Superintendents, school boards attack ban on layoffs they suspect could be in state budget

Photo: Myung J. Chun/Los Angeles Times/PolarisSean Brandlin, 8th grade social studies at El Segundo Middle School after his school closed last spring. Photo: Myung J. Chun/Los Angeles Times/PolarisSean Brandlin, 8th grade social studies at El Segundo Middle School after his school closed last spring. A half-dozen organizations representing school district officials have called on Gov. Gavin Newsom and legislative leaders not to agree to a 2020-21 state budget that would ban all employee layoffs in schools for a year. The layoff ban is part of possible deal that would be made in exchange for eliminating the budget cuts Newsom had proposed.
RelatedCalifornia lawmakers would spare K-12 schools from any budget cutsThe officials released a two-page letter late Thursday in a last-minute attempt to avert what they assume is an imminent budget deal. The Department of Finance, which speaks on behalf of the governor on budget issues, declined to comment other than to say that discussions toward a budget agreement are continuing.
The letter implies that legislative leaders had convinced Newsom to accept their plan to make late payments to school districts in lieu of the 8 percent cut — $6.4 billion — that Newsom proposed last month. The cuts would be rescinded if the federal government provided enough stimulus aid to help close the state’s $54 billion revenue shortfall.
The school groups favor the Legislature’s proposal. It’s the no-layoffs trade-off they oppose. They implied it was pushed by organized labor and would jeopardize school districts’ ability to manage their finances under the stress of the coronavirus pandemic.
“Do not constrain the ability for school districts to work with our local bargaining units and properly budget and manage personnel during this time of enormous transformation,” they said in their letter.
Signing the letter were the California School Boards Association, Association of California School Administrators, California Association of California School Business Officials, Small School Districts’ Association, California Association of Suburban School Districts, and California County Superintendents Educational Services Association.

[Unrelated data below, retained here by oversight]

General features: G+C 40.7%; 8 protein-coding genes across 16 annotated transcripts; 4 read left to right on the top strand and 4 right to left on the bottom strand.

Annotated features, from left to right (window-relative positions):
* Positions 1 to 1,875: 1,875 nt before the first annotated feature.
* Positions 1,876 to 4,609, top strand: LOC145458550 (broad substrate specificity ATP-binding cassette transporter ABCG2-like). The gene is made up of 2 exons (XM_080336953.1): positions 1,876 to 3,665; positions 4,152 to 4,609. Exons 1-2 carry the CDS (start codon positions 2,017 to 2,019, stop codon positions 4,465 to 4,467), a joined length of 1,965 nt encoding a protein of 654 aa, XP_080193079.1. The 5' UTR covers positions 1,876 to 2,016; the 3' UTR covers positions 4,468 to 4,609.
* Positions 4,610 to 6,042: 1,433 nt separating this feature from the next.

Unions representing school employees have been urging legislators to impose a moratorium on layoffs of teachers and classified workers, which include bus drivers, kitchen staff, secretaries and classroom aides. They cited two statutes that the Legislature could suspend to impose a one-year ban on layoffs of school employees.
Unions have argued that school districts will need all hands on deck to meet the extraordinary demands of reopening schools during a pandemic. Claudia Briggs, spokeswoman for the California Teachers Association, restated that view while not commenting on the presumed budget deal, in a statement on Friday.
“We haven’t seen the budget in print but I can assure you that educators and classified workers have been advocating against layoffs of teachers, custodians, cafeteria workers, school nurses and counselors because our students need them when we are planning to reopen safely,” she said. “It would be irresponsible and put our students, families and employees at risk. More employees are needed … not less.”
In principle, the school management organizations agree with that view. As part of a joint lobbying effort called the Education Coalition, they joined with CTA and other unions in a June 3 letter that praised the Legislature’s alternate budget proposal that “prevents immediate educator layoffs.”
“Our schools must have the resources they need to reopen safely,” the letter said. “During this pandemic that means proper supplies and equipment to ensure student and educator safety; smaller, not larger, class sizes that allow for proper social, physical distancing; additional educators like counselors, nurses and classified staff.”
But they’re arguing now that a ban on employee layoffs across the board would ignore individual districts’ circumstances and contradict the state’s policy of local control.
Financial pressures differ among districts, and even before the pandemic, some districts faced the prospect of laying off some employees to balance next year’s budget, the letter said. Since salaries and benefits make up between 80% and 90% of a district’s spending, a layoff ban would be a severe constraint, they wrote.
“It is not a good precedent to micromanage on how you deal with personnel,” said Edgar Zazueta, senior director of policy and governmental relations for the Association of California School Administrators. “It’s a huge overreach by the state to say we know what is going on everywhere in the state.”
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